Minnesota Will Pay Homeowners To Replace Lawns With Bee-Friendly Wildflowers And Clover
January 30, 2020
Minnesota homeowners can benefit financially if they start letting their grass go to the bees.
The state has set aside $900,000 over one year to assist homeowners by covering much of the cost of converting traditional lawns by planting wildflowers, clover and native grasses in an effort to slow the collapse of the state's bee population.
The goal is to provide "food sources for pollinators of all kinds, but will specifically aim at saving the rusty patched bumblebee, a fat and fuzzy species on the brink of extinction that seems to be making its final stand in the cities of the Upper Midwest," the Star Tribune reports.
The loss of native prairies and forests across the country has made pollinators more dependent on urban and suburban lawn flowers, says James Wolfin, a bee habitat researcher at University of Minnesota.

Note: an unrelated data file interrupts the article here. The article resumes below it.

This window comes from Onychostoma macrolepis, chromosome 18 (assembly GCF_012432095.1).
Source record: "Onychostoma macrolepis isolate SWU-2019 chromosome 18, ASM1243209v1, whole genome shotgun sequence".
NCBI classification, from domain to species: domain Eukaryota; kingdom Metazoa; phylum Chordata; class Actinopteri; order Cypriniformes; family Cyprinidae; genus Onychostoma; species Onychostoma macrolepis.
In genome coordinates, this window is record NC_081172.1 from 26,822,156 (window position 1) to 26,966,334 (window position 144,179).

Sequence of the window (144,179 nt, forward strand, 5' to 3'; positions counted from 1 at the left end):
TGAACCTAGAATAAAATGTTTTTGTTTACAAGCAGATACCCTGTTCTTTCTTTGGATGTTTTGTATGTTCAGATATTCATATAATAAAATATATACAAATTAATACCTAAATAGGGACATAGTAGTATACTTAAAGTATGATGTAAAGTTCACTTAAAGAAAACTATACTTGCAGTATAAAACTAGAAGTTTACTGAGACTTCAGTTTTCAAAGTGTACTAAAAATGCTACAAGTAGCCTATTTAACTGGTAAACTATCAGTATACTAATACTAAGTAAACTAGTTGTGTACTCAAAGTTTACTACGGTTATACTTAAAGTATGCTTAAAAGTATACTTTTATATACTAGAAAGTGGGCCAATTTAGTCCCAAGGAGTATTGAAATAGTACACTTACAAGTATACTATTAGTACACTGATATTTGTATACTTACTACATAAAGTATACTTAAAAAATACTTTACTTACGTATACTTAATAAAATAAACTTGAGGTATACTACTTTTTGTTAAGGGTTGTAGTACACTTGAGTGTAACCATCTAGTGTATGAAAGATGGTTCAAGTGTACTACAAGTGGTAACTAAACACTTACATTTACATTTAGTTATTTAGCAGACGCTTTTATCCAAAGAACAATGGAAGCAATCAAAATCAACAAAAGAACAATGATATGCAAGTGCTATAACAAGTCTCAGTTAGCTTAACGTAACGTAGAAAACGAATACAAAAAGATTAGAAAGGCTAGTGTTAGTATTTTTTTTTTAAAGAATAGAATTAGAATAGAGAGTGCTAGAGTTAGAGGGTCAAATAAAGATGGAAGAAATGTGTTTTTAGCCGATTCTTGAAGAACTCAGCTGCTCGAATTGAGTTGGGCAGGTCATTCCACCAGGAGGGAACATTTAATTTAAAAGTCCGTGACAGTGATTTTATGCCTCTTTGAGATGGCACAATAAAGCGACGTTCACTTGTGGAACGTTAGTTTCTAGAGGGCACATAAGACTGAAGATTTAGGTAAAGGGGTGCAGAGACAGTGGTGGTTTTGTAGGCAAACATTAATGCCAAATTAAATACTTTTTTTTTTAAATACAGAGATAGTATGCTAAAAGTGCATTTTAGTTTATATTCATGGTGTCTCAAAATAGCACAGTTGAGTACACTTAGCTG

His research has focused on "bee lawns" – grassy yards interspersed with small flowers such as Dutch white clover, creeping thyme, self heal, ground plum and dandelions.
"So just by not treating white clover like a weed and letting it grow in a yard provides a really powerful resource for nearly 20% of the bee species in the state," Wolfin said.
The program is set to begin in spring of 2020.
Citizens living in rusty patch bumblebee zones are eligible for grants up to $500, while people living in zones of secondary and tertiary importance to bees are eligible for $350 and $150 respectively.
Considering a 1-pound bag of clover seeds costs as little as $10, and spreads "like a weed," that should be plenty to cover it.
Those of us living outside Minnesota might want to consider joining in the effort -- as long as your HOA is okay with it!
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